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. Last Updated: 07/27/2016

A New Budanov Prosecutor in Court

ROSTOV-ON-DON, Southern Russia -- A new prosecutor on Monday took over the trial of Colonel Yury Budanov, who is charged with murdering a Chechen woman. The change raises new questions about the prosecution of a case that is seen as a bellwether for the handling of military crimes in Chechnya.

The new prosecutor, Colonel Vladimir Milovanov, appeared in court for the first time just a day before the verdict against Budanov was scheduled to be announced. His appointment followed unusual public criticism about the treatment of the case by Prosecutor General Vladimir Ustinov, who suggested that the defendant was being prosecuted too leniently.

The previous prosecutor in the case, Sergei Nazarov, had recommended that Budanov be sentenced to three years in prison but be made eligible for immediate amnesty -- provoking harsh criticism from human rights advocates who accused the state of letting Budanov get away with murder.

Budanov, who admitted strangling 18-year-old Elza Kungayeva two years ago, is the first Russian officer to face a public trial for alleged military crimes in Chechnya.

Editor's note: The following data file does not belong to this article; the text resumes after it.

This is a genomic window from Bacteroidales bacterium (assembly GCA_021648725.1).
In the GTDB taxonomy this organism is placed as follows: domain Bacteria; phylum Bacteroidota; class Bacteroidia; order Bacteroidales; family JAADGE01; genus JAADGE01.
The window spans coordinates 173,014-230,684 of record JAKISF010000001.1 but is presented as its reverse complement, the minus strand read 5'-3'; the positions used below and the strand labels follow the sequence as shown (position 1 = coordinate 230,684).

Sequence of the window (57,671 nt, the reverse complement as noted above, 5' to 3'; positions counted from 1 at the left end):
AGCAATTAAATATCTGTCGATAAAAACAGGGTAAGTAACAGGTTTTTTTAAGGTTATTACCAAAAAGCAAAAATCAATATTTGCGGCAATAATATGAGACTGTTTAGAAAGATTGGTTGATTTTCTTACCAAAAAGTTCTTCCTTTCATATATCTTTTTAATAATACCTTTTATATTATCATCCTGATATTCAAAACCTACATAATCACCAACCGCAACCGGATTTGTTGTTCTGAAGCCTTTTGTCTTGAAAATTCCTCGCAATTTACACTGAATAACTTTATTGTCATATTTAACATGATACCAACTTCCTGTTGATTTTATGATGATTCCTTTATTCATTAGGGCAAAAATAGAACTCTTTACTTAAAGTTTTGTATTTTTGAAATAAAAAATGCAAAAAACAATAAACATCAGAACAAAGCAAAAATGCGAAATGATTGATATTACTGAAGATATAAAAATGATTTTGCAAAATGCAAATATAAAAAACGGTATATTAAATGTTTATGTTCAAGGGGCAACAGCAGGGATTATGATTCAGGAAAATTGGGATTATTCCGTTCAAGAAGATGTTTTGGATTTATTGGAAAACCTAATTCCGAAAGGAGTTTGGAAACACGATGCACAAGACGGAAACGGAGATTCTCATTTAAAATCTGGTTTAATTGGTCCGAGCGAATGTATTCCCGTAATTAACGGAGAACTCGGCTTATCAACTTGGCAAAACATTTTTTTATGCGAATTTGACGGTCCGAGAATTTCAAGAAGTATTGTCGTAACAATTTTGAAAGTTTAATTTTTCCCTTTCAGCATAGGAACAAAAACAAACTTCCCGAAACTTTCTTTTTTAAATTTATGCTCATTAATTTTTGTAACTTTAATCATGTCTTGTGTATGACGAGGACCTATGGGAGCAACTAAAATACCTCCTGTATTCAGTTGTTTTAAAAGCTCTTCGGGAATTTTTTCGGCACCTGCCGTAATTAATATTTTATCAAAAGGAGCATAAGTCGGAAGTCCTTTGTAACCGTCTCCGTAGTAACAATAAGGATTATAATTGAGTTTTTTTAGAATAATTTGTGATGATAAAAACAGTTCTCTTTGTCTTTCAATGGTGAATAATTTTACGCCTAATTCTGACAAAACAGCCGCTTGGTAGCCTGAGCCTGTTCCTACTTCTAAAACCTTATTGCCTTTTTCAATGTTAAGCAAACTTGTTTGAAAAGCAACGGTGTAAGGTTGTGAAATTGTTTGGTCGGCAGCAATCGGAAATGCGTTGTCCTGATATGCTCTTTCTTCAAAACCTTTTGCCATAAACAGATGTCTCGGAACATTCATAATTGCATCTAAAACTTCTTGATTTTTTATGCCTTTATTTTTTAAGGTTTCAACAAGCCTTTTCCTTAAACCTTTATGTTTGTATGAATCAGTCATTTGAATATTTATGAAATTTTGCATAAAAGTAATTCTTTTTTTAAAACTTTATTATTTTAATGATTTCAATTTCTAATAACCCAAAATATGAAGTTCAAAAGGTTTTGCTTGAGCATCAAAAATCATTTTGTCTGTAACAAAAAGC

Judge Viktor Kostin said Monday that Nazarov had retired from the prosecutors' service on June 19. Milovanov, the new prosecutor, told the court that "there have been some changes in the assessment of the actions of the defendant."

However, Milovanov refused comment to the media, saying the new assessment had been filed to the court in documents that have not been made public.

In a brief final statement Monday, Budanov expressed regret only about the length of the trial.

"I apologize before the court for the fact that my case took so much time to consider -- a year and a half -- and for the efforts ... it took to accomplish," Budanov said, according to his attorney Anatoly Mukhin.

Budanov said he killed Kungayeva in a rage because he thought she was a rebel sniper. Kungayeva's family denies the accusation and says she was dragged from her home at night, raped and murdered during a drunken rampage by soldiers.

Budanov's lawyers have sought to use an insanity defense and Russia's leading psychiatric institute has supported Budanov's contention of temporary insanity.

However, Ustinov said last month that he did not understand why an earlier exam showing that Budanov was sane had not formed a bigger part of the trial. Ustinov's office had also been critical of the earlier prosecutor dropping some charges or replacing them with milder ones.

Budanov had initially been charged with rape, but prosecutors later dropped the charge.